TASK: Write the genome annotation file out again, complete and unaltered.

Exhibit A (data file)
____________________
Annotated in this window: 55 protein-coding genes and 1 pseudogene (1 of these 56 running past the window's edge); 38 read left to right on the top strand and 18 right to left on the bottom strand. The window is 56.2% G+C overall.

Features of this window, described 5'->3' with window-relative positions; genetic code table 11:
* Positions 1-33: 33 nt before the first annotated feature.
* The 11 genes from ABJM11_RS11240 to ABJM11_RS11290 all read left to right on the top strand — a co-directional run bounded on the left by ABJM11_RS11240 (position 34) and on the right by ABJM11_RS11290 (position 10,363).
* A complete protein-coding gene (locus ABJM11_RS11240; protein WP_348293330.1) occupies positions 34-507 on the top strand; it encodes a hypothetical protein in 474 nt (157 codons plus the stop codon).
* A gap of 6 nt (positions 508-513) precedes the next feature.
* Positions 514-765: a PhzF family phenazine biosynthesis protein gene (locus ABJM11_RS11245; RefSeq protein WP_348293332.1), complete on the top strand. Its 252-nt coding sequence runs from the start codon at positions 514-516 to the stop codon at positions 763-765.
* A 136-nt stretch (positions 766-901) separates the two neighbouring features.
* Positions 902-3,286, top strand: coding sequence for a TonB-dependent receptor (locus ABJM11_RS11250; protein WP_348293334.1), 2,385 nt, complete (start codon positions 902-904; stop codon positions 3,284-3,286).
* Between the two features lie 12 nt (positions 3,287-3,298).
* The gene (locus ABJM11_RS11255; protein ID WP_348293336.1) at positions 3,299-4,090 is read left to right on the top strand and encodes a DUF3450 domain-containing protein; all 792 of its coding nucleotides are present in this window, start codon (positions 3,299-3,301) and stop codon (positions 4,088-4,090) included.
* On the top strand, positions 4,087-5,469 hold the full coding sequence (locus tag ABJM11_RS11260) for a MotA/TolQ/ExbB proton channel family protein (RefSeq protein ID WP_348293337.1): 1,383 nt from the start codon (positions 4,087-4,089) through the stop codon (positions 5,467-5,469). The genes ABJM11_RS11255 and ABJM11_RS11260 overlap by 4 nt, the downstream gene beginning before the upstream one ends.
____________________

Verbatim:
Annotated in this window: 55 protein-coding genes and 1 pseudogene (1 of these 56 running past the window's edge); 38 read left to right on the top strand and 18 right to left on the bottom strand. The window is 56.2% G+C overall.

Features of this window, described 5'->3' with window-relative positions; genetic code table 11:
* Positions 1-33: 33 nt before the first annotated feature.
* The 11 genes from ABJM11_RS11240 to ABJM11_RS11290 all read left to right on the top strand — a co-directional run bounded on the left by ABJM11_RS11240 (position 34) and on the right by ABJM11_RS11290 (position 10,363).
* A complete protein-coding gene (locus ABJM11_RS11240; protein WP_348293330.1) occupies positions 34-507 on the top strand; it encodes a hypothetical protein in 474 nt (157 codons plus the stop codon).
* A gap of 6 nt (positions 508-513) precedes the next feature.
* Positions 514-765: a PhzF family phenazine biosynthesis protein gene (locus ABJM11_RS11245; RefSeq protein WP_348293332.1), complete on the top strand. Its 252-nt coding sequence runs from the start codon at positions 514-516 to the stop codon at positions 763-765.
* A 136-nt stretch (positions 766-901) separates the two neighbouring features.
* Positions 902-3,286, top strand: coding sequence for a TonB-dependent receptor (locus ABJM11_RS11250; protein WP_348293334.1), 2,385 nt, complete (start codon positions 902-904; stop codon positions 3,284-3,286).
* Between the two features lie 12 nt (positions 3,287-3,298).
* The gene (locus ABJM11_RS11255; protein ID WP_348293336.1) at positions 3,299-4,090 is read left to right on the top strand and encodes a DUF3450 domain-containing protein; all 792 of its coding nucleotides are present in this window, start codon (positions 3,299-3,301) and stop codon (positions 4,088-4,090) included.
* On the top strand, positions 4,087-5,469 hold the full coding sequence (locus tag ABJM11_RS11260) for a MotA/TolQ/ExbB proton channel family protein (RefSeq protein ID WP_348293337.1): 1,383 nt from the start codon (positions 4,087-4,089) through the stop codon (positions 5,467-5,469). The genes ABJM11_RS11255 and ABJM11_RS11260 overlap by 4 nt, the downstream gene beginning before the upstream one ends.